Over 12 million fans have attended events since the 2009 opening, according to the Cowboys. And AT&T Stadium is such an icon — with its striking modern design and acclaimed art collection — that over 5 million visitors have taken daily tours.
“We get developers who want to be close to it,” Payne said about the stadium and other attractions in the city’s entertainment district.
The latest addition is Texas Live, a $250 million venue with restaurants, bars, stores and other recreation and entertainment. The 200,000-square-foot venue opened last year, and next door, a Live by Loews hotel opened last month. Before Auburn and Oregon squared off in college football last weekend, Texas Live was jammed with an estimated 5,000 fans — a common turnout for a big event, Arlington officials said.
In its first year, Texas Live attracted 2.5 million visitors, adding to Arlington’s momentum. In 2017, Arlington attracted 14.5 million visitors from outside the city, a 45% increase from 2010. City officials estimate that Arlington is currently drawing 17 million visitors a year.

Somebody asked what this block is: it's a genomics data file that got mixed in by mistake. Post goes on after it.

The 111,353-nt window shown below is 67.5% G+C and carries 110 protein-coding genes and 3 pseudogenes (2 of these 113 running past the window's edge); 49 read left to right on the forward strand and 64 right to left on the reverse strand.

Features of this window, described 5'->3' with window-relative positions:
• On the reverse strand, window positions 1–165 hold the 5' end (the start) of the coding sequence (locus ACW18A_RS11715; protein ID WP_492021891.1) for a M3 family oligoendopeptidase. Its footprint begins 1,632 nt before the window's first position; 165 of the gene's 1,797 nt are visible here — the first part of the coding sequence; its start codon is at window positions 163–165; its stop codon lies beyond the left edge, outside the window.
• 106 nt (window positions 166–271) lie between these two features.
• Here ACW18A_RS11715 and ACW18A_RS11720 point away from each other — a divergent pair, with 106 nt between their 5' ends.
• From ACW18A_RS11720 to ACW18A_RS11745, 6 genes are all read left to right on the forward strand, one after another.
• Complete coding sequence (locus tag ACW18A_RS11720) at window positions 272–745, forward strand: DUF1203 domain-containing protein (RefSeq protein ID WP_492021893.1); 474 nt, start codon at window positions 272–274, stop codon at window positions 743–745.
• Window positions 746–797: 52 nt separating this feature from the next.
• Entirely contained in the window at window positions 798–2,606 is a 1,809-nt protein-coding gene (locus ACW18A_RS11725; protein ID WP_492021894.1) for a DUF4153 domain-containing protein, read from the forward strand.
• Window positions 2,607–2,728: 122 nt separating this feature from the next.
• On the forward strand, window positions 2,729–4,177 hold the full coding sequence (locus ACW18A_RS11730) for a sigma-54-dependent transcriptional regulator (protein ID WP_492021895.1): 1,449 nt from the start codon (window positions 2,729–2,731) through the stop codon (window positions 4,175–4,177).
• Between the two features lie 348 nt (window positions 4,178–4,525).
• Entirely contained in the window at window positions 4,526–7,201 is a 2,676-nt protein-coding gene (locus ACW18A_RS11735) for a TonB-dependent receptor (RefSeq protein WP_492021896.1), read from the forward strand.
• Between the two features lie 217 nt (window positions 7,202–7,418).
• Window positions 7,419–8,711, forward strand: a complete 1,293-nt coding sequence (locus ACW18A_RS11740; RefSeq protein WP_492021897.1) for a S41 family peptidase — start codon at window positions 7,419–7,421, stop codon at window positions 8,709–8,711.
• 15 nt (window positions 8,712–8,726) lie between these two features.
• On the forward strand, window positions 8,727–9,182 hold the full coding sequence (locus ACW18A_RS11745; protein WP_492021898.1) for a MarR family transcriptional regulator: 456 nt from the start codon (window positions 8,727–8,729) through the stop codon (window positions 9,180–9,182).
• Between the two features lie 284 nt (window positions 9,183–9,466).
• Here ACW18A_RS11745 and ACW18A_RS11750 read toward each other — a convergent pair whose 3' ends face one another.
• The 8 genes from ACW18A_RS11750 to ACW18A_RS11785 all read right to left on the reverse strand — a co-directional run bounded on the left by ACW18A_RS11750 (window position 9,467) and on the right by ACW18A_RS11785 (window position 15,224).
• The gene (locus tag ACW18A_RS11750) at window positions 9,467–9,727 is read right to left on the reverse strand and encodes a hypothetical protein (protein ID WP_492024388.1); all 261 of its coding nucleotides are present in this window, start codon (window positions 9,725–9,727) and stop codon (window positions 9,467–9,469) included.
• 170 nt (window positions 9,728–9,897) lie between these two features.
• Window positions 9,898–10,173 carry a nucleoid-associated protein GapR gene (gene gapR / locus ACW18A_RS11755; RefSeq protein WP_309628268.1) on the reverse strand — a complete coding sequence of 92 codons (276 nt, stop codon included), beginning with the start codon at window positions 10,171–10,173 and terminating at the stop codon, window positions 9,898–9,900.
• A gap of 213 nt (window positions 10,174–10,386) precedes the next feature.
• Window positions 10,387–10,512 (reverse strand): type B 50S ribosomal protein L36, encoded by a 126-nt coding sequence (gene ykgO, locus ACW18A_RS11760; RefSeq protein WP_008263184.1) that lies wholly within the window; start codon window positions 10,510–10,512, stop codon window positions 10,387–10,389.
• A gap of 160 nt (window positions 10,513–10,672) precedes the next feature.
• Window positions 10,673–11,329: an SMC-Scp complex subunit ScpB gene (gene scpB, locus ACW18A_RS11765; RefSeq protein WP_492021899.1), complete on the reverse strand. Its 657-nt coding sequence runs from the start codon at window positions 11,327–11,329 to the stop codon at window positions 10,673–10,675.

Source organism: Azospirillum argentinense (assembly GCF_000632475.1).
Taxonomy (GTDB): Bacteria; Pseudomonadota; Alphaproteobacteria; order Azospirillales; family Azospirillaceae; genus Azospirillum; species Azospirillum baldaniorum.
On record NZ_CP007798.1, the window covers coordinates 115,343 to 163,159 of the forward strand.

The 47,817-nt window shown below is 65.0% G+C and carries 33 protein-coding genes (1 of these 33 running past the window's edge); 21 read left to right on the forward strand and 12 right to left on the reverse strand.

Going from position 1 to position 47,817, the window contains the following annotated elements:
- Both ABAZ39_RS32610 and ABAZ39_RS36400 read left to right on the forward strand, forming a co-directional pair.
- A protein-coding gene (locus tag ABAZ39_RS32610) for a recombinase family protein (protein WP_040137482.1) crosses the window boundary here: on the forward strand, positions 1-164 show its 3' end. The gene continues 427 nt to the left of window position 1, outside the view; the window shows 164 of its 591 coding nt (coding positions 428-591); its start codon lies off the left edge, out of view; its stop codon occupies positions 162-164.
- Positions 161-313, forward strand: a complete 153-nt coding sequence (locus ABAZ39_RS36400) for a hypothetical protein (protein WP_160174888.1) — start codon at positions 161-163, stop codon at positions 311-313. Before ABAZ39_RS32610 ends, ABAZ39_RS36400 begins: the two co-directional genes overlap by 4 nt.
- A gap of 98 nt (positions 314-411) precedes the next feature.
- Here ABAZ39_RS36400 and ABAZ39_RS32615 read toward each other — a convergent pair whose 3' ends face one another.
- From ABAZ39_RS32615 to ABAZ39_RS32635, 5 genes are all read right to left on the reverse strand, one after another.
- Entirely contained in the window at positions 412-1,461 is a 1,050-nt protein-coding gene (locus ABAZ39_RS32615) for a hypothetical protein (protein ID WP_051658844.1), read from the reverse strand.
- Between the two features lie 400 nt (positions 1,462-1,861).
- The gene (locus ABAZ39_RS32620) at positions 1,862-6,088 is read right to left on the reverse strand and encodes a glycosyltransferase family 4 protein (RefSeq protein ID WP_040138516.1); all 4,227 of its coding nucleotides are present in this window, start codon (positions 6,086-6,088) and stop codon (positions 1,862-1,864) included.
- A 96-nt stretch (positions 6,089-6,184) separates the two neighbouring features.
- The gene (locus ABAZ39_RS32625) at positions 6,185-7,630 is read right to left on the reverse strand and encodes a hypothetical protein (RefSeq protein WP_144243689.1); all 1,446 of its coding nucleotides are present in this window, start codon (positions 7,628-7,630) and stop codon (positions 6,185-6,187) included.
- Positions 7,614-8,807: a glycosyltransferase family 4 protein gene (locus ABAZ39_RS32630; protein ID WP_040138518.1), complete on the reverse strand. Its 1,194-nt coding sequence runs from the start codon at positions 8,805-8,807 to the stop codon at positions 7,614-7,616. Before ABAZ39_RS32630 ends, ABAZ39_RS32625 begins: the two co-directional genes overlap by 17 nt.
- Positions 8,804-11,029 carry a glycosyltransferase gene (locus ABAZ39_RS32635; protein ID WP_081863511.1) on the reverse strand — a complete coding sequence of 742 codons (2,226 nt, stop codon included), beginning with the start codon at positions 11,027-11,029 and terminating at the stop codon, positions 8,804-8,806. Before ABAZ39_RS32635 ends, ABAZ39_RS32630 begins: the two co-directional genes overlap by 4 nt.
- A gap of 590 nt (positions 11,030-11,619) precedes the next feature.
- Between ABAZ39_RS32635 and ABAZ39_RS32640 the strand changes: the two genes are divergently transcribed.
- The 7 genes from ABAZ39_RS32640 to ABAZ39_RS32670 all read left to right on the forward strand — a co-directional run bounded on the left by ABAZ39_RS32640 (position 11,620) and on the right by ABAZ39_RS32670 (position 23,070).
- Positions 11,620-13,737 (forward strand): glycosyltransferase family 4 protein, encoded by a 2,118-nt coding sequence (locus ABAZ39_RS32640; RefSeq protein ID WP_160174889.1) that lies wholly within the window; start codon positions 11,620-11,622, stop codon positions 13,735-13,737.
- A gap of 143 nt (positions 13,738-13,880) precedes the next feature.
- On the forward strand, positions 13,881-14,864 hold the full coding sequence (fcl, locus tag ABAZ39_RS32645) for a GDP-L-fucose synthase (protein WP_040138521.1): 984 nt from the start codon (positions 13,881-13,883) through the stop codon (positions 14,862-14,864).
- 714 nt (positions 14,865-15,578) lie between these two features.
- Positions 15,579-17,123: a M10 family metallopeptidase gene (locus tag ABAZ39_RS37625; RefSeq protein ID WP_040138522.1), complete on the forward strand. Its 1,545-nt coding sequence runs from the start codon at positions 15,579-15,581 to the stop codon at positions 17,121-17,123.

"It's amazing," said Bud Weinstein, an economist at the Cox School of Business at Southern Methodist University. "Arlington has really developed into an entertainment destination, even when games aren't being played there."
In 2003, before the Cowboys' stadium emerged as an issue in Arlington, Weinstein helped compile a research report on Arlington’s future. It documented many challenges, including the city’s lagging growth in jobs, income and home values. Among the nine biggest cities in North Texas, Arlington had the largest increase in poverty in the 1990s.
“Most importantly,” Weinstein wrote in the report’s conclusion, “Arlington must be perceived by itself, and the outside world, as a ‘competitive city.’ ”
That’s happened, the economist said, and not just because of sports. The University of Texas at Arlington has grown in size and prestige, and downtown Arlington has improved significantly.
The giant Viridian development on the north end of the city was a metro leader in housing starts in the past year, and the Arlington Commons project is expected to add about 1,400 upscale apartments.
"Both Viridian and Arlington Commons would not be here without the redevelopment of the entertainment district," said Bob Kembell, who helped usher in the projects. "Cowboys stadium and now the Texas Live development have been critical in attracting capital. The story now is way past the tipping point and Arlington is on everyone's radar."
The city is a finalist to host a $150 million National Medal of Honor Museum, and expects a decision in the next month. It would complement the stadiums, in part because pro football and baseball have strong connections with the military.
How important are those venues in Arlington’s pitch?
“They’re essential,” Mayor Williams said.